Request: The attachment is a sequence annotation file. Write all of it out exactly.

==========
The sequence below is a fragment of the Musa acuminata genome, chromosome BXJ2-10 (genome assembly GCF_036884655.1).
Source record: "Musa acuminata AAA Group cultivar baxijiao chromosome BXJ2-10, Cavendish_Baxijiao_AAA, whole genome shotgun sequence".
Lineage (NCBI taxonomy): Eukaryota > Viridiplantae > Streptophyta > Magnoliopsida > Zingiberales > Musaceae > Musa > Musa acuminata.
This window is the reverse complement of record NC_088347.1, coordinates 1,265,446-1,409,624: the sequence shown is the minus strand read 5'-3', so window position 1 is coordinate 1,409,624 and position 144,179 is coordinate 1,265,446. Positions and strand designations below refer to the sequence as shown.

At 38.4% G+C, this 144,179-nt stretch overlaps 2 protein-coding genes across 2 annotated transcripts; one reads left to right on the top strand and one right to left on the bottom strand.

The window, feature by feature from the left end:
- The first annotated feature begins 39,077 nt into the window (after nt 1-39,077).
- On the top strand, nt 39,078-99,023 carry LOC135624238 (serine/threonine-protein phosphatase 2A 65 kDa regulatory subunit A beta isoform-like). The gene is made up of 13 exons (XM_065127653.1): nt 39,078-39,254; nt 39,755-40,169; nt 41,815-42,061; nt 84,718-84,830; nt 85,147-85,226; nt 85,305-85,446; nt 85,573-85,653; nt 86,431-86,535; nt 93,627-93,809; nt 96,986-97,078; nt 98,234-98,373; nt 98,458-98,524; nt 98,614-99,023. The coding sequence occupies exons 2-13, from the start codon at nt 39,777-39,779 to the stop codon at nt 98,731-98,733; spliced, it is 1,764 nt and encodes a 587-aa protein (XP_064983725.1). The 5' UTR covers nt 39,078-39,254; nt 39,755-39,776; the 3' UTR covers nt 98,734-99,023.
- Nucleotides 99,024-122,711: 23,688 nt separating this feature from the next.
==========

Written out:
The sequence below is a fragment of the Musa acuminata genome, chromosome BXJ2-10 (genome assembly GCF_036884655.1).
Source record: "Musa acuminata AAA Group cultivar baxijiao chromosome BXJ2-10, Cavendish_Baxijiao_AAA, whole genome shotgun sequence".
Lineage (NCBI taxonomy): Eukaryota > Viridiplantae > Streptophyta > Magnoliopsida > Zingiberales > Musaceae > Musa > Musa acuminata.
This window is the reverse complement of record NC_088347.1, coordinates 1,265,446-1,409,624: the sequence shown is the minus strand read 5'-3', so window position 1 is coordinate 1,409,624 and position 144,179 is coordinate 1,265,446. Positions and strand designations below refer to the sequence as shown.

At 38.4% G+C, this 144,179-nt stretch overlaps 2 protein-coding genes across 2 annotated transcripts; one reads left to right on the top strand and one right to left on the bottom strand.

The window, feature by feature from the left end:
- The first annotated feature begins 39,077 nt into the window (after nt 1-39,077).
- On the top strand, nt 39,078-99,023 carry LOC135624238 (serine/threonine-protein phosphatase 2A 65 kDa regulatory subunit A beta isoform-like). The gene is made up of 13 exons (XM_065127653.1): nt 39,078-39,254; nt 39,755-40,169; nt 41,815-42,061; nt 84,718-84,830; nt 85,147-85,226; nt 85,305-85,446; nt 85,573-85,653; nt 86,431-86,535; nt 93,627-93,809; nt 96,986-97,078; nt 98,234-98,373; nt 98,458-98,524; nt 98,614-99,023. The coding sequence occupies exons 2-13, from the start codon at nt 39,777-39,779 to the stop codon at nt 98,731-98,733; spliced, it is 1,764 nt and encodes a 587-aa protein (XP_064983725.1). The 5' UTR covers nt 39,078-39,254; nt 39,755-39,776; the 3' UTR covers nt 98,734-99,023.
- Nucleotides 99,024-122,711: 23,688 nt separating this feature from the next.